And that's not the first indication of how Tarantino sees this movie; the first indication is right on the poster, and in the first frame: the printed title, “Once upon a time, in Occupied France...” What Tarantino has written and directed is a fairy tale about revenge against the most despicable evil in living memory, and he's done it by writing the story at a 12-year-old's level, and that's pretty much how it plays.

            Here's what I mean: being a kid in the early 50s, we still played games in which we attacked and destroyed the Nazis. Of course we played Robin Hood and Cowboys and Indians and Cops and Robbers too, but our war games were mostly against Germans and Japanese (the Korean Conflict never grabbed any kid's imagination), and we played with all the techniques and cruelty we learned from the other games. So when Raine, who claims to be part Indian, tells his recruits that he requires 100 Nazi scalps from each man, the small boy from the 50s nods in horrified approval. “They seem to be able to appear and disappear at will!” says a Nazi officer about the Basterds. “He strikes, and then gone like a flash!” says the Sheriff of Nottingham in Errol Flynn's “Adventures of Robin Hood.”

            Tarantino uses other distancing effects to strengthen the fairy-tale metaphor, including titles for the five acts, titles to introduce historical characters, and voice-over narration (by Samuel L. Jackson) that explains how it's going to go down. The appearance of  Michael Fassbender as a suave and sophisticated British lieutenant who's also a  knowledgeable film critic pushes this right over into fantasy. And just in case we've been too involved with the story to remember the fairy-tale opening, we get a Cinderella moment near the end, shoe and all.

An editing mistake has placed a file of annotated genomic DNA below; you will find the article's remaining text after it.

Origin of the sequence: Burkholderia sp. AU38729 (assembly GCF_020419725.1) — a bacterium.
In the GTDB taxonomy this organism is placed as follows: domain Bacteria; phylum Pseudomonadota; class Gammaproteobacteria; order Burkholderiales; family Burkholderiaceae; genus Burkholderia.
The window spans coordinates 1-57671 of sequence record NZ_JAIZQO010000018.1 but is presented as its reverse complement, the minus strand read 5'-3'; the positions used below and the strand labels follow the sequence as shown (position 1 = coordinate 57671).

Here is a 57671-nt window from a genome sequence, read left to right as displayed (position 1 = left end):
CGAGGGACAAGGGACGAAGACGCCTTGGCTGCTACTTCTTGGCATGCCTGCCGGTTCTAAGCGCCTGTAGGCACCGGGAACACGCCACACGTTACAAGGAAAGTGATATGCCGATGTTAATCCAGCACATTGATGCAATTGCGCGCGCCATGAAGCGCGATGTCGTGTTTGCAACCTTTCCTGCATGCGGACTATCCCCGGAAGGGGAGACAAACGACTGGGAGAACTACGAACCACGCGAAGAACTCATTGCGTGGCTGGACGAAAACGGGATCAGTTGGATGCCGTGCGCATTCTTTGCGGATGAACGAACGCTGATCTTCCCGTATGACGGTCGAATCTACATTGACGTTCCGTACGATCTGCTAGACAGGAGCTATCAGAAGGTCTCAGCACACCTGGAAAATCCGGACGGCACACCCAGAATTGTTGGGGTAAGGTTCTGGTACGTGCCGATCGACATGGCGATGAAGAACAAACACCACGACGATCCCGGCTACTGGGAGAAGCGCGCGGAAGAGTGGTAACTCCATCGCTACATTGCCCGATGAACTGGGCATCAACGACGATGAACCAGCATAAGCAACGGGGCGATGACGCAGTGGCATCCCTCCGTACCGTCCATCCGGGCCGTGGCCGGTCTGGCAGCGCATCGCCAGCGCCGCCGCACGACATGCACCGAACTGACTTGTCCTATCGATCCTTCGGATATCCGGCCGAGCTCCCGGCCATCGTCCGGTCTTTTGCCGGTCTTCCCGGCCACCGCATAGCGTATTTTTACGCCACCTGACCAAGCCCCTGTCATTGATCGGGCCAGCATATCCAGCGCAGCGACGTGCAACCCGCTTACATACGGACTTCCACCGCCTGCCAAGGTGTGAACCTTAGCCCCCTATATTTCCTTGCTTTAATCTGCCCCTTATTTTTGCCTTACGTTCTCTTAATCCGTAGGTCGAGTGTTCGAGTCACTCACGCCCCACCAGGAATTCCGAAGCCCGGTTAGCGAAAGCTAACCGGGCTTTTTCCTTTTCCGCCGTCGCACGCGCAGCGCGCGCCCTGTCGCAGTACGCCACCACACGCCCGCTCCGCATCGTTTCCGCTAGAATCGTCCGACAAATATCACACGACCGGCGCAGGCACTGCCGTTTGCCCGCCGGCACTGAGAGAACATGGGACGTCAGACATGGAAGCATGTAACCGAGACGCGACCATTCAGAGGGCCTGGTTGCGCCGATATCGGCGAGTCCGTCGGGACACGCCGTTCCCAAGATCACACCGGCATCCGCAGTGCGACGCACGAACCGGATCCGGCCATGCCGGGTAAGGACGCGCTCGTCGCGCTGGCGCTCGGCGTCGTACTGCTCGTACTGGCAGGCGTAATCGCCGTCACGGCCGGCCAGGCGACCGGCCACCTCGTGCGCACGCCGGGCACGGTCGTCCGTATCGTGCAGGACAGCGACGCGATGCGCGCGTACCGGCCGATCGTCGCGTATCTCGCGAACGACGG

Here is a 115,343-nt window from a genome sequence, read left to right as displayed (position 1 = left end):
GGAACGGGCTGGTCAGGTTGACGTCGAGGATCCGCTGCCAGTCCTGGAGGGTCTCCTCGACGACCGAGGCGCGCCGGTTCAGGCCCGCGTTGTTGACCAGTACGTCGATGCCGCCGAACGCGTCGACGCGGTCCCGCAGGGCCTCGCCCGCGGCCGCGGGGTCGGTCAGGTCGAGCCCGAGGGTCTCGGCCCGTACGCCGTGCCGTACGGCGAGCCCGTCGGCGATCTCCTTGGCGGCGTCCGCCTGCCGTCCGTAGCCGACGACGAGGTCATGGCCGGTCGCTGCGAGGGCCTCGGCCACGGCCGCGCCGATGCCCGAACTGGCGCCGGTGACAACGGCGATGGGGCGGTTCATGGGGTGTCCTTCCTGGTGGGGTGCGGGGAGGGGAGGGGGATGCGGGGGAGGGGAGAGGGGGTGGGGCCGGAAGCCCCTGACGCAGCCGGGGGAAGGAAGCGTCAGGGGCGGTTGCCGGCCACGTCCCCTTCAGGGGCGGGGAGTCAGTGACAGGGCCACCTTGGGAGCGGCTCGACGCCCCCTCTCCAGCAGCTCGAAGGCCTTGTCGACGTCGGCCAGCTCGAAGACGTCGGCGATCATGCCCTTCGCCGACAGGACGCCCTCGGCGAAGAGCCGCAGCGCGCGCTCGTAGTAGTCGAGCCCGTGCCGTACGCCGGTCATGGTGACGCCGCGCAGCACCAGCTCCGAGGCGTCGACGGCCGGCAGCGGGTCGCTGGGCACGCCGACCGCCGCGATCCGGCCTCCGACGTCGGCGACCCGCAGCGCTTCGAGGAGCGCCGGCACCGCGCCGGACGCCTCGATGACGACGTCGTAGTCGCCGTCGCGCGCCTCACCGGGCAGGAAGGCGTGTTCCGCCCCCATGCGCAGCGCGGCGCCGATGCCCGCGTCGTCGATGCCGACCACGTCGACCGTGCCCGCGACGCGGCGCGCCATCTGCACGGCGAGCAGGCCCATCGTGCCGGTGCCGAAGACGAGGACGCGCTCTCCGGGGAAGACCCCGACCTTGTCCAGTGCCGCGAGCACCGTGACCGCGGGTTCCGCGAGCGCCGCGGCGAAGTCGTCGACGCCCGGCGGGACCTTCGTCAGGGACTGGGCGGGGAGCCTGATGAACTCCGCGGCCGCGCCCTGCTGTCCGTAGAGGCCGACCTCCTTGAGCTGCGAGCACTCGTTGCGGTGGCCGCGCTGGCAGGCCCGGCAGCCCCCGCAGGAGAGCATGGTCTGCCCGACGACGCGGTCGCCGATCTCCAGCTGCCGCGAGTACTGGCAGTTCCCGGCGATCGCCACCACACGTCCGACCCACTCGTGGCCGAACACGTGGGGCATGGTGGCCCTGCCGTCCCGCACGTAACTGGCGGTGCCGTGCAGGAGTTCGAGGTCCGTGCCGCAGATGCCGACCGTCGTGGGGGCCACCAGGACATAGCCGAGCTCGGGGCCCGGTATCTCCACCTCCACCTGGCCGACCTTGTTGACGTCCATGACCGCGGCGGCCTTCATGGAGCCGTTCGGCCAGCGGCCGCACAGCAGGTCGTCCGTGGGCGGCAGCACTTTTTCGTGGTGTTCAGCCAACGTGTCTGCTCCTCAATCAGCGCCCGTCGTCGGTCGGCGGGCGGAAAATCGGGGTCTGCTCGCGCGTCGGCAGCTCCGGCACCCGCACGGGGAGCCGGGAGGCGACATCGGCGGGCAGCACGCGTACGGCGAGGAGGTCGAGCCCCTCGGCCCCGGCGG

Not that Tarantino throws in fewer old-movie references than usual, but this time he's less obvious about it. and here are a few examples just to get you started:

            The first thing you hear on the soundtrack is “The Green Leaves of Summer” from Dimitri Tiomkins' 1960 score    for “The Alamo.” That may lead us into the verdant rural French landscape, but it also takes us to Tiomkins' famous score to 1961's “The Guns of Navarone,” another WWII fairy tale that, like “Basterds,”  is mostly made up.

            Then there are the posters in the lobby of the theater in Paris, advertising two brilliant movies by Henri-Georges Clouzot – look for “Le Corbeau” and  “L'Assassin habite au 21” -- who was censured after the war for making movies for the infamous Continental Films, controlled by Joseph Goebbels. And it's hard to miss the many references to Leni Riefenstahl and G.W. Pabst, and the plot points that turn on Riefenstahl's 1929 “Die weiße Hölle vom Piz Palü.(Some of these titles are available at MG's or on Netflix, and they're all worth a look.)

            And fer cryin' out loud, when the Nazis are playing Who Am I (or, I suppose, “Wer bin ich?”) two of the guys get stuck with King Kong and Edgar Wallace, and that's the kind of connection Tarantino delights in.

            Apart from all the tricks “Inglourious Basterds” is the most sustained piece of movie-making Tarantino has given us yet, and for all his famed addiction to horrific violence, the blood's not as important here as the story, which, although it ends bloodily and abruptly, is almost as satisfying as “...and they lived happily ever after.”